How should companies use this database and sort through the information?
There’s an opportunity for companies to find districts that maybe aren’t using some things that could make their lives a lot easier.
Depending on what the company is offering, they should be able to identify districts pretty quickly that are using an approach that would be a good fit for their product. A district that is saying to families, “We’ve got a structured curriculum, but it’s going to be up to parents to implement that curriculum at home,” maybe there are some products designed to support parents in scheduling their kids’ learning—essentially professional development for parents. How can providers help them manage the pretty onerous task in front of them?
As more districts come online with their own approaches, providers should be able to look to districts that maybe aren’t using the state-of-the-art curriculum package or diagnostic tool. There should be hints about the general approach, and companies should be able to better target the type of districts they’re looking at.
What kinds of trends are you seeing about what districts are doing based on the data you’re collecting?
The biggest trend is that they’ve been moving pretty slowly. It’s been a real shock to the education system and most districts weren’t well-equipped to make this shift very quickly. The districts that have a lot of low-income populations and kids who are English-language learners and high percentages of kids in special education have really been trying to work through how they deal with equity in this situation.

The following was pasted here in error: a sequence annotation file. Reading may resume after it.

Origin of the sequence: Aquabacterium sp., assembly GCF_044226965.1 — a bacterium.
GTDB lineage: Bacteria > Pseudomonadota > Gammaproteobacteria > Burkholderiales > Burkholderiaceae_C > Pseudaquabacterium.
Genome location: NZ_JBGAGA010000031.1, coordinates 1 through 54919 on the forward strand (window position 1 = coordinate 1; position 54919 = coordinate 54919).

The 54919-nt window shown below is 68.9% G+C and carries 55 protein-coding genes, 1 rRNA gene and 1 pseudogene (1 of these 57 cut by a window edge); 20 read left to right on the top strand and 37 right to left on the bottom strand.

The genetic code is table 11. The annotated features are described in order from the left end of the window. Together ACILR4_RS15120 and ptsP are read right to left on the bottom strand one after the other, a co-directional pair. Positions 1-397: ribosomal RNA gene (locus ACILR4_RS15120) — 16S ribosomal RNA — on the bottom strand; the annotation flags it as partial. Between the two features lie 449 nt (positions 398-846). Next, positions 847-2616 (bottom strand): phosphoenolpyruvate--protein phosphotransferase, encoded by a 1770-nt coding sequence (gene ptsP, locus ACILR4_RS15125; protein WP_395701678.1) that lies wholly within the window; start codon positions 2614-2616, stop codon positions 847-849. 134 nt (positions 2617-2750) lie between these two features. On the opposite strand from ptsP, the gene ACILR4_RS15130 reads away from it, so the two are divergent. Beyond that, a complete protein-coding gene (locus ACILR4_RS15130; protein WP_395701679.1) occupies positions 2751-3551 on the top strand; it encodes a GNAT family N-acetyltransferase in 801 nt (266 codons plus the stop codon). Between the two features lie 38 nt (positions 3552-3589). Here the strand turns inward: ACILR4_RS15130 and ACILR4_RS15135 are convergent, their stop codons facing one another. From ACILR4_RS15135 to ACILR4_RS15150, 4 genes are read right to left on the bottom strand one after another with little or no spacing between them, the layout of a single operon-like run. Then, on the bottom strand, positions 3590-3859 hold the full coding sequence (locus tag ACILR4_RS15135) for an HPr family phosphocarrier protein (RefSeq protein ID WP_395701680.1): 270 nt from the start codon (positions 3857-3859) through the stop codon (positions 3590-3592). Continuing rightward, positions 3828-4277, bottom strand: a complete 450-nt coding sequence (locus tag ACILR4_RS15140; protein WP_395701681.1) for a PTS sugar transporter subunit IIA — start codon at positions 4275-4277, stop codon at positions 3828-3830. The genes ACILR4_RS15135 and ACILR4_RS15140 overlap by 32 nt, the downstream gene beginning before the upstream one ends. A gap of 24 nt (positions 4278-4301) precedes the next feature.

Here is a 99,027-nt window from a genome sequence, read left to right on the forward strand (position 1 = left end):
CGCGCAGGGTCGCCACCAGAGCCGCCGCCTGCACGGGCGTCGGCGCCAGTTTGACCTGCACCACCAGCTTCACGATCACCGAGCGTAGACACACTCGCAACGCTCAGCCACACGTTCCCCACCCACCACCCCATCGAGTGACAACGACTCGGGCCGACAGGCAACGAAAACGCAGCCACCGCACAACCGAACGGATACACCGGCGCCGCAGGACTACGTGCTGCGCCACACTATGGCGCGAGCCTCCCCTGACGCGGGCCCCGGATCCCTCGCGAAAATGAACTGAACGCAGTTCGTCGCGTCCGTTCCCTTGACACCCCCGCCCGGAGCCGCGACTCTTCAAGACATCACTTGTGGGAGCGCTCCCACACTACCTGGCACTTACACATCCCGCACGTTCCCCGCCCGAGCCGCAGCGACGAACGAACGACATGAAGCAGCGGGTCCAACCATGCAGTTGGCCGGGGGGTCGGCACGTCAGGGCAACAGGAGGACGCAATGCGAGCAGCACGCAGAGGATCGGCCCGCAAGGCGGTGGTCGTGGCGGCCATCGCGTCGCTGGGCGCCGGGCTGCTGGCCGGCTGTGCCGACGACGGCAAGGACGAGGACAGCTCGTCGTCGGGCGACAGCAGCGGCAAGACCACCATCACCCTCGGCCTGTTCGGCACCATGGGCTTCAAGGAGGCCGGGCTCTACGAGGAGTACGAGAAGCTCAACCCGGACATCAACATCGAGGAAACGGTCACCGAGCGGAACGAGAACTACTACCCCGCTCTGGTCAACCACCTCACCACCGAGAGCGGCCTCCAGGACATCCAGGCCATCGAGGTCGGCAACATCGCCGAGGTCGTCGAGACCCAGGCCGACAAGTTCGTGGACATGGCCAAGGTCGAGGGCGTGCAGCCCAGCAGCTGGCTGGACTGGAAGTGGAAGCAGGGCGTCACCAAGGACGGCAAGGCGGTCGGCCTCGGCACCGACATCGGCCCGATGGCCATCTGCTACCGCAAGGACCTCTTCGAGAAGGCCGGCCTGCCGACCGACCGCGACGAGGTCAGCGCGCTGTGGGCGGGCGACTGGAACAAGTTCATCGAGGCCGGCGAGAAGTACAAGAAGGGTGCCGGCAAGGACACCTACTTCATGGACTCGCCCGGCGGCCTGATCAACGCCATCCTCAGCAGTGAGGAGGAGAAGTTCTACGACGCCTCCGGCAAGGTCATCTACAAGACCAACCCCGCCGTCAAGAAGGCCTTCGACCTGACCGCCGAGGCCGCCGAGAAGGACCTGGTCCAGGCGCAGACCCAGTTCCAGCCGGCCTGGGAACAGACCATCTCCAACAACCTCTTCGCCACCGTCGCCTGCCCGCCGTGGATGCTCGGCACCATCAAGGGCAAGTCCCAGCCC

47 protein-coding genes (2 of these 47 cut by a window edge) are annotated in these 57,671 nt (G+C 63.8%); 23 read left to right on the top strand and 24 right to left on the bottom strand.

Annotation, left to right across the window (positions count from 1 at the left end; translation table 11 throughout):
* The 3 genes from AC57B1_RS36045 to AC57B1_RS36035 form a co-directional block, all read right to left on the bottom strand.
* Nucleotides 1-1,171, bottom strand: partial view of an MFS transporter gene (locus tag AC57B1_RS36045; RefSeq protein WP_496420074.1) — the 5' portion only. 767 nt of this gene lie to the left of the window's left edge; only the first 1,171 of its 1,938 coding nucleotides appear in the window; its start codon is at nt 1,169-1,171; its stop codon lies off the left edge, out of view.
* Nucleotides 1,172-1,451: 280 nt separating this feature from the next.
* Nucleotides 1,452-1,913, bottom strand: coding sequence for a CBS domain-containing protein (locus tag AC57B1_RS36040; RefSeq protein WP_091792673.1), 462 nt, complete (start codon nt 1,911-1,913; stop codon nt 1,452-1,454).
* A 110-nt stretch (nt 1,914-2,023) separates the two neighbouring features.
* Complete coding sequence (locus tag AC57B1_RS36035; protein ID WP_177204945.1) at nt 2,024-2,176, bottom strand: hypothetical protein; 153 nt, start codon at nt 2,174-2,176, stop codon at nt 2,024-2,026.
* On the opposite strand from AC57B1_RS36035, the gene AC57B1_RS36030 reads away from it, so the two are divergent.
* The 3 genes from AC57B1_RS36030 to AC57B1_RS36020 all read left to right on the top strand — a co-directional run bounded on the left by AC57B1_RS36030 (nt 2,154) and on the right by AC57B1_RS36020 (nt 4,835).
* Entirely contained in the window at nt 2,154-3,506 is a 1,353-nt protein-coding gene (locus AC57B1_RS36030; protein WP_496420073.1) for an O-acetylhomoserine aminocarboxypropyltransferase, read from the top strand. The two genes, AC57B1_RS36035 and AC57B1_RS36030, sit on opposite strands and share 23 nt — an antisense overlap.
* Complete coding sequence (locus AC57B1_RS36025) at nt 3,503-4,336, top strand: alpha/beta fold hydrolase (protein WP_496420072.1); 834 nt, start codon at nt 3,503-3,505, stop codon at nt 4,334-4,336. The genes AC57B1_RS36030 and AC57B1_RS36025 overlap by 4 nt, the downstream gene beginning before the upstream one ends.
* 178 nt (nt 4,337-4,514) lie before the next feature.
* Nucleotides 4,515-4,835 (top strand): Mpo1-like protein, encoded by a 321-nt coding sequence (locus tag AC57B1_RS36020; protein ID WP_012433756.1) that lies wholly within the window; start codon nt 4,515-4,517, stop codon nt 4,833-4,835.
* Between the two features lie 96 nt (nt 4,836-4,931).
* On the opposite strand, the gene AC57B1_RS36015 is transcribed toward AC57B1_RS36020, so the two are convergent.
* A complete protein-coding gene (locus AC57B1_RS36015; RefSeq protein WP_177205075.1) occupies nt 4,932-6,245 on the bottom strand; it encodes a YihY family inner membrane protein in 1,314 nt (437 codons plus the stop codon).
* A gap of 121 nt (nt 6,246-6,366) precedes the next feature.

It’s really challenging for districts and they don’t want to mess it up. There are potential legal consequences if they do. We’re seeing a continual struggle around, what are the solutions for special education and English-language learners and other special populations?
A lot of companies have products intended for these special populations or that can be adapted for these students. Are these in high demand?
There’s a desperate need for really good solutions. In conversations with teachers and principals and districts, there’s an explosion of curriculum but people are finding it difficult to find planning time for teachers so they can organize it. They also need access to good professional development on how you teach effectively in an online setting. These are some real holes in the market.
Are there any places where you see opportunities for vendors to help districts in this challenging situation?
We’re seeing a lot of real bright spots and a hunger for learning and innovation from districts. You see a lot of creative approaches out there but districts are wary of falling into the trap of innovation for innovation’s sake. But many of them have shown they are up for problem-solving and hungry for help. I would encourage providers to do a little poking around to see what the leading districts are putting out there in terms of new ideas, including the charter schools. The CMOs in our sample are doing some very interesting things that providers might be able to partner with, or even learn from.